Long term tests

Porsche 911 Carrera 2

A quieter engine and solid suspension for this 911

What are you driving now, then?’ It’s the question I always get asked, for obvious reasons. But even after six months with our Polar Silver 993 Carrera, I could never just deadpan back, ‘911’. God knows how long it takes for that answer to seem natural, how long before you don’t involuntarily break into an idiotic grin as you excitedly blurt out the numbers. I pray that one day I’ll find out. Every now and then there are dreamlike days here at Evo Towers. As I write this there’s a Bentley Continental GT outside, parked beside a BMW M6. Next to that? A Pagani Zonda. We all appreciate that this isn’t real life, but things turned particularly surreal for me the day Harry decided to buy a 993 Carrera to pitch against the new Cayman S (evo 085) – and then asked me to run it on the Fast Fleet for the following six months, maybe more… P737 HEC was one of a handful of 993s ordered with the puny standard 16in wheels, which seemed to introduce a bit too much stodge into the steering while also making the otherwise svelte outline look heavy and slightly out-of-proportion. Therefore our first major expense was to replace the 16s with a set of 17in ‘Cup’ alloys (£500) fitted with Bridgestone S02A tyres (£716.75), and my first drive in our new 911 was a quick blast to a local tyre fitter to swap the rims. I think I fell in love about 15 seconds into that journey. Things got even better with the bigger rims and fresh, stiffer-sidewalled rubber, the 993 feeling more connected to the surface. The ride suffered a tiny bit, but it was by no means a jarring, camber-hunting experience. In fact, the 993 really flowed over any road, with just the odd crack back through the steering and suspension over the worst potholes. This was a 911 you could really bend to your will – once you’d built up an open dialogue with that engine slung behind you, of course… And what an engine. Not as vocal as you might expect (quieter, for example, than a new 911 or Boxster), but creamy smooth and capable of flinging the 993 along at big speeds. Our car was a VarioRam model with 285bhp (earlier 993s have 272bhp), and although it was not quite as torquey as you might expect, the 3.6-litre flat-six had real bite at high revs. Contemporary road tests put the 0-60mph time in the low fives, with 0-100 around the 12sec mark. Still very, very respectable and, ten years on, PHEC still felt good for those figures. Porsche horses have always felt a big stronger than others, and it seems they have more stamina, too. For day-to-day use, the 993 rarely disappointed. Some found the driving position, with the pedals noticeably offset to the left, a little uncomfortable, but it wasn’t an issue for me, particularly as the throttle and brake were millimetre-perfect for heel-and-toeing. The front boot wasn’t nearly as accommodating as in modern, water-cooled 911s, but as the rear seats served better as extra luggage space than actual seats, this wasn’t really a problem. The interior was, admittedly, painfully old-fashioned, but I thought it was fantastic, better than the 997’s bland button-fest, certainly. It wore its 90,000 miles well, too. The leather was aged, but there was no cracking or hardening, and the carpets looked as fresh as the day the car rolled off the line. It was almost boringly flawless. If you’re looking to spend around £25,000 and are worried that a ten-year-old car will feel horribly tired, think again. Like any other cherished example, no doubt, this 993 felt incredibly fit and still oozed integrity. That’s not to say it was a cheap car to run. In our 9000 miles with PHEC it was treated to two services, the first of which cost £906.43 at Porsche Centre Silverstone, the most recent, at renowned specialist Autofarm, coming in at £1059.56. Having said that, I never added a drop of oil between services, those Bridgestones are still legal despite lots of hard-driven miles, and that second bill included new track-rod ends to cure violent steering vibrations over bumpy roads (a common 993 fault). Take a look at that depreciation figure and the running costs don’t seem so bad, either. But enough of the practical stuff. What you really need to know is that the 993 is a mesmerising, enchanting, brilliantly usable and simply thrilling car to live with. It’s so good at the everyday stuff that you sometimes take it for granted, but it only takes one turn off the clogged main roads to remind you of that 911 magic. The steering feels a shade slow and not very talkative at first, but soon you tune-in to its messages and can then start to work the front tyres hard. Its basic balance is mild understeer, but because of the flow of information and that unique rear-engined feel, it doesn’t seem boring. In fact, if you never managed to get the rear engine and tyres starting to dictate the car’s attitude, you’d still feel intimately involved in the process of negotiating a great road. Step beyond that first limit, though, and a whole world of new thrills opens up. It took me a while to get to this stage on the road (despite a few laps at the Bedford Autodrome which revealed an incredibly forgiving chassis), but once I got confident killing that understeer with a lift on turn-in and learnt not to panic when the tail edged wide, the 993 just got better and better. I really slid the car whenever the opportunity presented itself (well, it’d be rude not too), but more usually it was a matter of dealing with small, precise slip angles. It’s a uniquely malleable chassis, and because the 993 isn’t as grippy as modern 911s you can reach this level of interactivity more of the time. PHEC was awesome fun on track, too. Tricky in braking zones (that engine weaves around behind you), but very quick and amazingly forgiving when you got it on opposite lock. I never thought I’d be bouncing off the lock-stops, but that seemed to be its natural stance. Lapping Bedford’s West Circuit just a few tenths slower than the Cayman S proved it was effective, too. My only really bad memory of PHEC wasn’t the car’s fault at all. Waking up one morning to find ‘MINE BITCH’ scrawled into the bonnet’s paintwork ranks as the most depressing moment I’ve had with any long-termer. I won’t dwell on it now, simply because you can’t rationalise something like that. So, just one blip, entirely of somebody else’s making, in over 9000 miles and ten months. Running most cars is a series of peaks and troughs, but the 993 started at the top of its game and never dipped once. I enjoyed every single minute of it, and although I’m sad it’s gone, I’m just grateful for the memories. I’ve promised myself that one day there’ll be another 911 parked outside my house. And next time it’ll be for keeps.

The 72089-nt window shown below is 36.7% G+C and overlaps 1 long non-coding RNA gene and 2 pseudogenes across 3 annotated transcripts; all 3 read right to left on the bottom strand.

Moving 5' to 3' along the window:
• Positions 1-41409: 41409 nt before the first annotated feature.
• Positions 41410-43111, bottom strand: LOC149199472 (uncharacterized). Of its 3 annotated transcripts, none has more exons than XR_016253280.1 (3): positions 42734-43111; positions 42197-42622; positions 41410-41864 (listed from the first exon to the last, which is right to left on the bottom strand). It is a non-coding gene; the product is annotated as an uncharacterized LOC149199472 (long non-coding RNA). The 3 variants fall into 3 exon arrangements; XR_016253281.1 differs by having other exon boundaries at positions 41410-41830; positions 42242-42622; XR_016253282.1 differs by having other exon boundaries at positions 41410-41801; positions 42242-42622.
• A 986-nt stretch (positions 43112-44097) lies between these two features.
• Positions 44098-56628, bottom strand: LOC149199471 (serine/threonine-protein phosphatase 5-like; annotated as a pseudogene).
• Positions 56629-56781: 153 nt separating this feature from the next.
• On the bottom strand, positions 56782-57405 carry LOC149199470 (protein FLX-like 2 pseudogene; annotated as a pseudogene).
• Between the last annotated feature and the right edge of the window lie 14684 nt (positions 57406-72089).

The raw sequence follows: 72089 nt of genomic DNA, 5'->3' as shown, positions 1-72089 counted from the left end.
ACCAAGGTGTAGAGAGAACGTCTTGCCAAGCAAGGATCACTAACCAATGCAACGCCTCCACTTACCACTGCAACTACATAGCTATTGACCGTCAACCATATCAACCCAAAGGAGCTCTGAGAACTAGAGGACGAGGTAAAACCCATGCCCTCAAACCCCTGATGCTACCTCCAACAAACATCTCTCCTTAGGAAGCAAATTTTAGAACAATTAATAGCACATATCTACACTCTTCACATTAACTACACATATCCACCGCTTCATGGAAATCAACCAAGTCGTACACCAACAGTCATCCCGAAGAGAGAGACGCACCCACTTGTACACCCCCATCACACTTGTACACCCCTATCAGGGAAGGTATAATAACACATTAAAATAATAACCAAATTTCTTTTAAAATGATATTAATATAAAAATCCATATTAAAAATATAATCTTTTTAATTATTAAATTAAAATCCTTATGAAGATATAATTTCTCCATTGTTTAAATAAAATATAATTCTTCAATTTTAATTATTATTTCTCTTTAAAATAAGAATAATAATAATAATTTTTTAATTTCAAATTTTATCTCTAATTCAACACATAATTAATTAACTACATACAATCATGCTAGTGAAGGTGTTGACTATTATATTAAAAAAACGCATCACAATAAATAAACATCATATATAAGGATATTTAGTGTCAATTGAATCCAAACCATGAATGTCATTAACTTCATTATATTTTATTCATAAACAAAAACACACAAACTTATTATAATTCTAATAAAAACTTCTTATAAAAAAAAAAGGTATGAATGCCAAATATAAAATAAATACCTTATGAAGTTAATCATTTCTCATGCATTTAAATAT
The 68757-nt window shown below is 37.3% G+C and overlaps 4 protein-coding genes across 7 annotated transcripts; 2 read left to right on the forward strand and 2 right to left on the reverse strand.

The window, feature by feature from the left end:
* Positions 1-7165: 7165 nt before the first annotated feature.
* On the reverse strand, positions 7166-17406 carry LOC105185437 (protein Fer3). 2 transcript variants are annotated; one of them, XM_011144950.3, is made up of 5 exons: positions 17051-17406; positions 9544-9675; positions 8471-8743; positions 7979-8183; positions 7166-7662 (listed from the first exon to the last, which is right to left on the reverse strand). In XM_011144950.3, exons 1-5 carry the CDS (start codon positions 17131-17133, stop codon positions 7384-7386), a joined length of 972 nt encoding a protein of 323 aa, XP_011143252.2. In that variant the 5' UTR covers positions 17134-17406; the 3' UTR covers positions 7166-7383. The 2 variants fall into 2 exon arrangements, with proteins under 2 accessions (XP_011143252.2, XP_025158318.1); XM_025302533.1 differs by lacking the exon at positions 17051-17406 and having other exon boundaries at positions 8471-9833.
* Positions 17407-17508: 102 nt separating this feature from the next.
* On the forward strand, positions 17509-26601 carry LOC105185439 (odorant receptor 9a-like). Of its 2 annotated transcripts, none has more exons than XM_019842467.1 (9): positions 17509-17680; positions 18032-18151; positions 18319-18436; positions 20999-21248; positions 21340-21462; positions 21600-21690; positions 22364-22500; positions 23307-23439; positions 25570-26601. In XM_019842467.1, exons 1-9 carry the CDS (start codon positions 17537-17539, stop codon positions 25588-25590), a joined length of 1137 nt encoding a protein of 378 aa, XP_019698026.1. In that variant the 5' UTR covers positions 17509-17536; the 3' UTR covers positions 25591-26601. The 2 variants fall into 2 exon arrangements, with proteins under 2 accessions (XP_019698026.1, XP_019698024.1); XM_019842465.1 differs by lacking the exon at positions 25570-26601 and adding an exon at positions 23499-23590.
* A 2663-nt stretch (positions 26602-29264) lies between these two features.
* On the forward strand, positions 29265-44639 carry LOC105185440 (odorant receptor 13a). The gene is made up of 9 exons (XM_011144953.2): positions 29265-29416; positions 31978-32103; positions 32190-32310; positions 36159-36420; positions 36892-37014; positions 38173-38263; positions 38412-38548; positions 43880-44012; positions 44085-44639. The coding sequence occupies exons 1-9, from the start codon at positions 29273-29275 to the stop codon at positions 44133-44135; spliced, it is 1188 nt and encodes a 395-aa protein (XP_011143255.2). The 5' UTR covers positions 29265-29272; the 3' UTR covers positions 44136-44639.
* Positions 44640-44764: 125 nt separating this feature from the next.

Running Costs

Date acquiredAugust 2005
Total mileage9015
Duration of test10 months
Average MPG23.5mpg
Servicing costs£1965.99
Consumables£716.75 (four Bridgestone S02A tyres)
Extra costs£500 (17in Cup alloys)
Price new£24,000
Depreciation£0